By Cathy Markes
Nearly 300 people crowded a renovated theater in downtown Pontiac last Wednesday to hear Michelle Obama share her hopes for America’s future and to campaign for her husband. In what became a rally for her as much as Barack Obama, a warm and empathic audience confirmed that Michigan will be a pivotal state in the November elections.
“We’re here because this is a wonderful opportunity to see, possibly, the first African-American First Lady,” excitedly explained Debra, 45 years old and Sherry, 51, both from Pontiac.
Two other women felt that their presence at the event made a strong, visible statement of support.
“Michelle Obama offers a lot of young people of color inspiration and hope. We can do all things…she herself does that so well,” Detroit resident Meagan Pitts, 27, said.
Tene Ramsey, 59, also from Detroit, chimed in. “I’m a big supporter of Barack Obama and want to see him become president, and I’m here for Michelle because she’ll need all of us to support her,” she explained. “It is so important to support her, too.”
Mayors from Southfield and Pontiac, as well as Democrat Colleen Ochoa-Peters and Governor Jennifer Granholm, all concurred in their introductions that Michelle Obama is a woman who inspires and appreciates the struggles that many citizens are facing today.
“She understands pocketbook issues,” said Granholm.
“She understands that we need change now,” Colleen Ochoa-Peters stressed.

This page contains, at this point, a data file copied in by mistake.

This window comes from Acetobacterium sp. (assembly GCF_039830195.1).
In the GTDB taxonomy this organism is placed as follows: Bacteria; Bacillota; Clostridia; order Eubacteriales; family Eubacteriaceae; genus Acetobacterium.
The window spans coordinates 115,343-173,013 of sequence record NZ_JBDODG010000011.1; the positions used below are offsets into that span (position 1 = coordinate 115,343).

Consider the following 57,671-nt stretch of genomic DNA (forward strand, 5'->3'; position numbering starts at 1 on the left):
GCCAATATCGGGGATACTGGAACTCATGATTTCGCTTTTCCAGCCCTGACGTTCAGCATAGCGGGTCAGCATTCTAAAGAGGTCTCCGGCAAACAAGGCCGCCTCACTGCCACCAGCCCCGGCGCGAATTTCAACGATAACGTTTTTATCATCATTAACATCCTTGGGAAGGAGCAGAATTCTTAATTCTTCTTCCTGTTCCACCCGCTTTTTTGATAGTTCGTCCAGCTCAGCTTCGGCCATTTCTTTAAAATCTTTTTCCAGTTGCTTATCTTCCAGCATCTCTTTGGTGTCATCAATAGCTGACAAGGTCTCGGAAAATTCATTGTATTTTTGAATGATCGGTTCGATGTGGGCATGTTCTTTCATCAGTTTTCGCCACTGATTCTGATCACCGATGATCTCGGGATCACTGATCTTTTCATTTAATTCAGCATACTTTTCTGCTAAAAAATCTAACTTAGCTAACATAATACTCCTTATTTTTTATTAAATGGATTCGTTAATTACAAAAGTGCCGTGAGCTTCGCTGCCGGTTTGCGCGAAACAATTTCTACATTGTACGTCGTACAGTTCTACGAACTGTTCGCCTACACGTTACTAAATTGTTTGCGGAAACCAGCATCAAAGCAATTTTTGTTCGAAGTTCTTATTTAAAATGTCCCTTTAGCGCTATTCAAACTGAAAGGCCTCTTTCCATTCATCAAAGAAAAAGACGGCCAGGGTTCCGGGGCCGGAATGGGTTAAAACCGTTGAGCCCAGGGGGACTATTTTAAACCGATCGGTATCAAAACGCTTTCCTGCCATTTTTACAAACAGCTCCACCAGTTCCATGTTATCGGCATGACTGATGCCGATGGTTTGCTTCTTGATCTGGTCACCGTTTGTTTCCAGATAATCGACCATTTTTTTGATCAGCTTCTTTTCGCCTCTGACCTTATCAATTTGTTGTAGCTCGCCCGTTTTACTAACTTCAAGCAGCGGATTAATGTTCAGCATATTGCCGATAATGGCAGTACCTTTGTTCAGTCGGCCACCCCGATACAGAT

Michelle Obama’s entrance onto the stage rivaled any rocks stars’ with screaming fans and wild applause. People craned their necks and twisted their bodies to watch her walk onto a stage draped with the American flag and festooned with campaign posters for economic change. This was her first visit to Michigan.
The presumptive Democratic presidential nominee’s wife began her remarks with encouraging Colleen Ochoa-Peters to “hang in there” as her husband, Gary, runs for a local congressional seat. She also told the crowd that they were fortunate regarding their choice of governor.
“I am not going to speak about policy details today,” Obama declared, “Barack can do that.”
She continued by explaining that her most important role is being a mother. The Harvard Law School graduate finds herself endlessly thinking about her daughters’ welfare and wondering if she is doing enough for their well-being.
Telling the group that her husband was aware of and understood her concerns, she stated, “Barack carries our struggles with him every day.”
She also reminded voters that he had been raised primarily by women, with his grandmother being the breadwinner for his childhood home.
“Right now, 40 percent of American women do not have any sick leave – that’s 22 million people,” Michelle Obama said, echoing her husband’s sentiment for the need for expanded medical leave. “Women should not be punished if they need to take a sick child to the doctor’s office.”
Sharing some more personal exchanges with her husband, she spoke of the earliest moments of the campaign.
“When Barack first came to me thinking that he might want to run for president, I said ‘No, please don’t do it!’ because I didn’t want our children’s lives turned upside down,” Obama said to the crowd. “It is not the life I would want for them.”
“So, I had to step back and take off my ‘me’ hat and put on my ‘citizen’ cap and think seriously about the world that I want my girls to grow up in and so – I needed to support Barack Obama to get that for all children. What our mothers and grandmothers dreamt of for us.”
Promising that her meetings would continue across the country and also into the presidency, Michelle Obama said that she’d return to Michigan. “We know that Michigan is going to be an important state for us,” she said. “We’ll be back and we will continue this conversation for years to come.”